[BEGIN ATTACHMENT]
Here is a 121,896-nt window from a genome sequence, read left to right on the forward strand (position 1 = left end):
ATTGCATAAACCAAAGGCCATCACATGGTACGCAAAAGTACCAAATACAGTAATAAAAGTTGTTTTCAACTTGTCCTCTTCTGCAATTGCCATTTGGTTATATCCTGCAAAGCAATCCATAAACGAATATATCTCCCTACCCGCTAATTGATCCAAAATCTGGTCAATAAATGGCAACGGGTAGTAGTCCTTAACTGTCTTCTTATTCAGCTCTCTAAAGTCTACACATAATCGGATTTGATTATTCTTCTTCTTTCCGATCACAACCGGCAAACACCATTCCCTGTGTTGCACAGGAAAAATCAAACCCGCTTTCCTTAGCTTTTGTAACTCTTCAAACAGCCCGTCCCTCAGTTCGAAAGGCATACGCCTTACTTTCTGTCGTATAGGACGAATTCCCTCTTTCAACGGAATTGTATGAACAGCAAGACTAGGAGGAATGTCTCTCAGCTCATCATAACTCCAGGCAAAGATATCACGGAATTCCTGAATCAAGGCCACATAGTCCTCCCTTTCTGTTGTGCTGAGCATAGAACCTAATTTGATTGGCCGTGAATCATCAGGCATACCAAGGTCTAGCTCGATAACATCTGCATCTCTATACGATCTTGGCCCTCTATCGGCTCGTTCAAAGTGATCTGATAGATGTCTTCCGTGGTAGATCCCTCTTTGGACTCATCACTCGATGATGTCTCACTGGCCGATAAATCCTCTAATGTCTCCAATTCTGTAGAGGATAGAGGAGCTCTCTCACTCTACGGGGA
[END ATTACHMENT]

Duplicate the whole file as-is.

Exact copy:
Here is a 121,896-nt window from a genome sequence, read left to right on the forward strand (position 1 = left end):
ATTGCATAAACCAAAGGCCATCACATGGTACGCAAAAGTACCAAATACAGTAATAAAAGTTGTTTTCAACTTGTCCTCTTCTGCAATTGCCATTTGGTTATATCCTGCAAAGCAATCCATAAACGAATATATCTCCCTACCCGCTAATTGATCCAAAATCTGGTCAATAAATGGCAACGGGTAGTAGTCCTTAACTGTCTTCTTATTCAGCTCTCTAAAGTCTACACATAATCGGATTTGATTATTCTTCTTCTTTCCGATCACAACCGGCAAACACCATTCCCTGTGTTGCACAGGAAAAATCAAACCCGCTTTCCTTAGCTTTTGTAACTCTTCAAACAGCCCGTCCCTCAGTTCGAAAGGCATACGCCTTACTTTCTGTCGTATAGGACGAATTCCCTCTTTCAACGGAATTGTATGAACAGCAAGACTAGGAGGAATGTCTCTCAGCTCATCATAACTCCAGGCAAAGATATCACGGAATTCCTGAATCAAGGCCACATAGTCCTCCCTTTCTGTTGTGCTGAGCATAGAACCTAATTTGATTGGCCGTGAATCATCAGGCATACCAAGGTCTAGCTCGATAACATCTGCATCTCTATACGATCTTGGCCCTCTATCGGCTCGTTCAAAGTGATCTGATAGATGTCTTCCGTGGTAGATCCCTCTTTGGACTCATCACTCGATGATGTCTCACTGGCCGATAAATCCTCTAATGTCTCCAATTCTGTAGAGGATAGAGGAGCTCTCTCACTCTACGGGGA